9780748619450

The End of the Roman Republic 146 to 44 BC Conquest and Crisis

by
  • ISBN13:

    9780748619450

  • ISBN10:

    0748619453

  • Format: Paperback
  • Copyright: 2013-03-05
  • Publisher: Edinburgh University Press
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Summary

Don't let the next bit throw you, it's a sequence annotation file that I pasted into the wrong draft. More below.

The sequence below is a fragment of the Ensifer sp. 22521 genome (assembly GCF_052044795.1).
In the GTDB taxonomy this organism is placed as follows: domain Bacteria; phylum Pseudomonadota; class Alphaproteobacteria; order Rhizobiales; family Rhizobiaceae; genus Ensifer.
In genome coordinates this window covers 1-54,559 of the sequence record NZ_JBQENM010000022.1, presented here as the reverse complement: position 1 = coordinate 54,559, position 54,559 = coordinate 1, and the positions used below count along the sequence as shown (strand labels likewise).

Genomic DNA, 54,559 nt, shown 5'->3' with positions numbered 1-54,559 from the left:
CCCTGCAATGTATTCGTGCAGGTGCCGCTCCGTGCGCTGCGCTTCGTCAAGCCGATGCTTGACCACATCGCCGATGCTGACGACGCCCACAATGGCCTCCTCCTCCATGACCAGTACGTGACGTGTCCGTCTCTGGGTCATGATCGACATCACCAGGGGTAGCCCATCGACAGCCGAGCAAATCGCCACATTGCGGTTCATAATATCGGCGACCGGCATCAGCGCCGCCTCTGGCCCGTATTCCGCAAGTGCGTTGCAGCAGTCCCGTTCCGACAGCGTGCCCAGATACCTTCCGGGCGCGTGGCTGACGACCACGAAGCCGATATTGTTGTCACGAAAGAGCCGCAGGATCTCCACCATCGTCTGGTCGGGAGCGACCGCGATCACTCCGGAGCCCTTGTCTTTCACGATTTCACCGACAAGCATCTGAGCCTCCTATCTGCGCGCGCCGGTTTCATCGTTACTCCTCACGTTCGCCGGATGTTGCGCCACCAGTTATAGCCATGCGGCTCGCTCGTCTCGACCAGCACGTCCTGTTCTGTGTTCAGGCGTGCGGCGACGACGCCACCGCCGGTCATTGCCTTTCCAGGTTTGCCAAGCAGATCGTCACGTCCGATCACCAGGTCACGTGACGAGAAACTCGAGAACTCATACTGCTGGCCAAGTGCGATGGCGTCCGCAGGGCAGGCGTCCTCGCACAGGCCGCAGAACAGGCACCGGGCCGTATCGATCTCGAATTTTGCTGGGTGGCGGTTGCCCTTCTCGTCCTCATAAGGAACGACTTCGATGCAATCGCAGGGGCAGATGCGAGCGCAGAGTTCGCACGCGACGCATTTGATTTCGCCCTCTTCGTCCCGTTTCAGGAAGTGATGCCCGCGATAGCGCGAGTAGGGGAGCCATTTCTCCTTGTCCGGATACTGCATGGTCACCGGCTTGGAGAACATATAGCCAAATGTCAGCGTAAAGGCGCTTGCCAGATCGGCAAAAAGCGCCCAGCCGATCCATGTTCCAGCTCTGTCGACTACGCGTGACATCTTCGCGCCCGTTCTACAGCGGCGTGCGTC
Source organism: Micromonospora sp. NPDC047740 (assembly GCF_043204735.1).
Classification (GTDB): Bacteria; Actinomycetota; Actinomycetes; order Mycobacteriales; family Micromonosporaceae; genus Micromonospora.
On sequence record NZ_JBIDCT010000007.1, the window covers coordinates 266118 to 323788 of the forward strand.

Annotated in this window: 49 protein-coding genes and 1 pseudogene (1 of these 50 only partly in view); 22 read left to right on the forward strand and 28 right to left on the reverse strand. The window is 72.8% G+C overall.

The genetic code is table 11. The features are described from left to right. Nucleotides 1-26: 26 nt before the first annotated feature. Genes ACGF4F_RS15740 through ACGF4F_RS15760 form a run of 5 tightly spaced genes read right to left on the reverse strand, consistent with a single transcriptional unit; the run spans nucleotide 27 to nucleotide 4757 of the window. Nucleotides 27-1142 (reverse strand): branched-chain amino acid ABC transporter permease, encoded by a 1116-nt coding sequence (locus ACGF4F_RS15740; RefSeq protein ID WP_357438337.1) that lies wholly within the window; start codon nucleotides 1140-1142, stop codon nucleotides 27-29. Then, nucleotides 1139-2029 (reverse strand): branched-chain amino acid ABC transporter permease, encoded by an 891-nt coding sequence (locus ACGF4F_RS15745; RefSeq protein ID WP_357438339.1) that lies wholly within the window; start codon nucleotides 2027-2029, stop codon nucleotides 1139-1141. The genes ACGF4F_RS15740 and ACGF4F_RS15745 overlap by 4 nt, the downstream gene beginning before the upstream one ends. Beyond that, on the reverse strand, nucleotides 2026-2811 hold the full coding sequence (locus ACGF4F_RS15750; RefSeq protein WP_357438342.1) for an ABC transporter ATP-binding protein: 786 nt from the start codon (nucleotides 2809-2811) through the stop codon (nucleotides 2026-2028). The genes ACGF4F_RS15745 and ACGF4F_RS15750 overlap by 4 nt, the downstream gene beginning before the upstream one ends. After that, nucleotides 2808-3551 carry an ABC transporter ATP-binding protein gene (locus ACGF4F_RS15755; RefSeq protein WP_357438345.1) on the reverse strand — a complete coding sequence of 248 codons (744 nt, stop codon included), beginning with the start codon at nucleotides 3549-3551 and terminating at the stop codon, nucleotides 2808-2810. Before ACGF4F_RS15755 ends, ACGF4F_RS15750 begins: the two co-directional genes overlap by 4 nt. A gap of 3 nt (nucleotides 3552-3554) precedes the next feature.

In 146 BC the armies of Rome destroyed Carthage and emerged as the decisive victors of the Third Punic War. The Carthaginian population was sold and its territory became the Roman province of Africa. In the same year and on the other side of the Mediterranean Roman troops sacked Corinth, the final blow in the defeat of the Achaean conspiracy: thereafter Greece was effectively administered by Rome. Rome was now supreme in Italy, the Balkans, Greece, Macedonia, Sicily, and North Africa, and its power and influence were advancing in all directions. However, not all was well. The unchecked seizure of huge tracts of land in Italy and its farming by vast numbers of newly imported slaves allowed an elite of usually absentee landlords to amass enormous and conspicuous fortunes. Insecurity and resentment fed the gulf between rich and poor in Rome and erupted in a series of violent upheavals in the politics and institutions of the Republic. These were exacerbated by slave revolts and invasions from the east. The instigation of Rome's first professional army to resolve the crises soon made its generals ' Sulla, then Pompey, then Caesar ' all too powerful. Meanwhile Greek ideas and culture had invaded Rome, contributing to the subversion of the Roman ideal of the free citizen, farmer of his own land, duty-bound to fight in its defence. Catherine Steel tells history of this crucial and turbulent century, focussing on the issues of freedom, honour, power, greed and ambition, and the cherished but abused institutions of the Republic which were central to events then and which have preoccupied historians ever since.

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